August 24th — September 5th
Text by Layla; photos by Layla, Ljuba, and Sasha
Upon moving to Quebec in June 2000, we decided that before we settle down in one place to first travel and see Eastern Canada. I longed for the serene horizons, gentle flowers, and abysmal waves of Newfoundland and Nova Scotia and so, on the 1st of September that year, we set off on an almost 3 months journey around Quebec planning to venture as far as the eastern provinces and possibly even visit the dreamlike island. But it got too cold, too snowy, and too windy too soon; so, we focused on Ontario and Quebec postponing our plan for, what turned out to be, 9 years.
Finally, early morning of the 24th of August 2009, we headed east.
View Maritimes 09 in a larger map
We took Champlain Bridge off the island of Montreal and drove through the scattered suburbs of the Southern Shore, following route 20 past the city of Quebec to Sainte Flavie along the southern shore of St. Laurent river and to the Gaspesie driving through the Quebec landscape of suburbs, refineries, and the forever hazy grasslands.
There was a surprise along route 20 to Quebec: a large sign in the middle of nowhere, hovering over a desolate landscape like doomsday, announcing the promise of compassion by Quebec police, who, it turns out, not only forgives, but does it twice over:
So, go figure, who, when, why, how and where receives police forgiveness. What remains certain, though, is that they have forgiven the mass murderers of the trees, animals and humans native to these parts and who have vanished without a trace within only a couple of centuries.
Quebec’s landscape reminds me of the desertification of the Darfur region in Sudan, where, in a span of a decade and half, humans have turned the Savannah into a death camp, inflicting silence upon the land – a silence that dwells with death, rendered invisible by the principles of humanism, a philosophy that treads over the agonising planet, killing all for the sake of humans. Romanticised through literature, art, and film, suffering and murder appear to the civilised as an ideal of goodness and beauty and from that point on, everything gets convoluted as suffering becomes the inspiration for art and the food of the civilising machine. In this landscape of death, the shabby, bush-like pines and birches stand like the bonsai versions of a full potential stumped out by civilisation and its perverse standard of beauty that values the maniacal grandeur of leaders and the infliction of pain on and belittlement of all else.
Just after Rimouski and Mont-Joli, we turned right on 132 and by night drove into Campbellton, the first town in New Brunswick from the border with Quebec.
We often hear stories about Americans not knowing the geography of the country they inhabit. Our friend Anne-Marie, an anglophone from Montreal married a Nova Scotian a few decades ago. When she moved to Digby Neck, people asked her: «So, did you have difficulty with immigration crossing the border from Quebec?» We all laughed at hearing the story, but on second thought, the line between the Francophone world and the Maritime provinces is palpable and not that imaginary. Since worldviews are about how a group of people choose to organise their surroundings and space and while the civilised attitude differs little across the provinces, I couldn’t help noticing some differences, and not only on the level of the historical antagonism and today’s resentments between the Francophones and the Anglos.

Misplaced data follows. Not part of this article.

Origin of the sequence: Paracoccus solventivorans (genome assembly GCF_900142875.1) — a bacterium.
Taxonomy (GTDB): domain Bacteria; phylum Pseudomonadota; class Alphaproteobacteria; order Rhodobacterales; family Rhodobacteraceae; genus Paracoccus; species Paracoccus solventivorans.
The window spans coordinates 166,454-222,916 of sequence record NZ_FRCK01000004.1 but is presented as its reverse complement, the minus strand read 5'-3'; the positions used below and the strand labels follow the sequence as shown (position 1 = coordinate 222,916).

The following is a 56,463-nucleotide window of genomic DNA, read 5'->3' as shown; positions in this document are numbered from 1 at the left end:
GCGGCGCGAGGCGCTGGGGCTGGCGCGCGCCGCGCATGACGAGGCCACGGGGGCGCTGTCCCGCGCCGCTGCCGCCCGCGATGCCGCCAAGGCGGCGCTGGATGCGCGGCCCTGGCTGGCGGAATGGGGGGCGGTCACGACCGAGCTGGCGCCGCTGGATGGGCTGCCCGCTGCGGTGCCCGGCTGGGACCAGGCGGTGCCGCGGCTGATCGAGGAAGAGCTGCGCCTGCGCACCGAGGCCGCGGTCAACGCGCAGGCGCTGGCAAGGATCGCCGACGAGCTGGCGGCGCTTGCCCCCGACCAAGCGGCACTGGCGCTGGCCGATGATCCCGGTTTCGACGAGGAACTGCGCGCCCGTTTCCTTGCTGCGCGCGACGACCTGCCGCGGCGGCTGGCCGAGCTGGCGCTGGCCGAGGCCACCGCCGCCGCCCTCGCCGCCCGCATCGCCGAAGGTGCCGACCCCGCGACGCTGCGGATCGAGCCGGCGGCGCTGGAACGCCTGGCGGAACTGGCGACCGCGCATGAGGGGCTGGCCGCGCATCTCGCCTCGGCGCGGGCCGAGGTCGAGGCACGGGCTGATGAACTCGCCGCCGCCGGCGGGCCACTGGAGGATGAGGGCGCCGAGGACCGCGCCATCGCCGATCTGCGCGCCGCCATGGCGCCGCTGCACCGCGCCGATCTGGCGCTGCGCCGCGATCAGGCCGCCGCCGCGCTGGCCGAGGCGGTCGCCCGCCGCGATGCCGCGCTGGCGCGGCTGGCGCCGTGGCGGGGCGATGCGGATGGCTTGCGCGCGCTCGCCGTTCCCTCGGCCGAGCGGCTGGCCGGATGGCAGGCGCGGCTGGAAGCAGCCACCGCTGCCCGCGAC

New Brunswick was nothing like I imagined. First, as soon as we saw the «Au revoir Quebec» sign followed by the «Welcome to New Brunswick» one, the bumpy Quebec road transformed into a smooth highway and the number of cars decreased drastically (probably, the roads were better because of the lower number of cars on them and so it was easier to maintain them) — even though upon return home, the statistics revealed that the low number of cars is due to the lower population and not because of better public transportation or lower number of cars per capita, since in 2006 statistics state that there were 581 vehicles per 1000 persons — putting NB at the higher end: the highest rates for vehicles per capita were in Yukon at 769 and the lowest in Nunvaut at 103.
A second difference with Quebec is also related to roads and cars. All these years of travel around the world, especially on roads and highways, I constantly got exasperated by the selfishness of the engineers and developers who designed roads solely for the practicality, safety and purpose of humans. Regardless of the number of times that I’ve seen animal victims of hit and run incidents lying on the road, my heart aches each time as if it was the first. Why can’t they (human animals) build ramps or fences with passages under the road for our non-human co-worlders, I always asked myself.
In New Brunswick, much of the road had fences on the sides with sporadic wildlife tunnels under the highway. Of course, the motivation is, probably, still humano-centric, since the province has frequent moose crossing the road and the collision with drivers could endanger humans, I am, nevertheless, relentless in my position that only when the hearts of humans opens to include the well-being of all living and non-living beings will a real shift towards a viable world occur.
Third, emerging out of Quebec, the horizons of green and blue gave my heart a jolt as I relished at the sight of so many more trees. Much of the wood is young, obviously replanted where the old forest has been cut down. But then, I learnt the sinister truth that until recently, pesticides and fungicides were sprayed by planes all over the forests and water. Sadly, like elsewhere in the civilised space, the habit was still the same: shave the grass and cut off trees.
Campbellton, NB August 2009
continued in part 2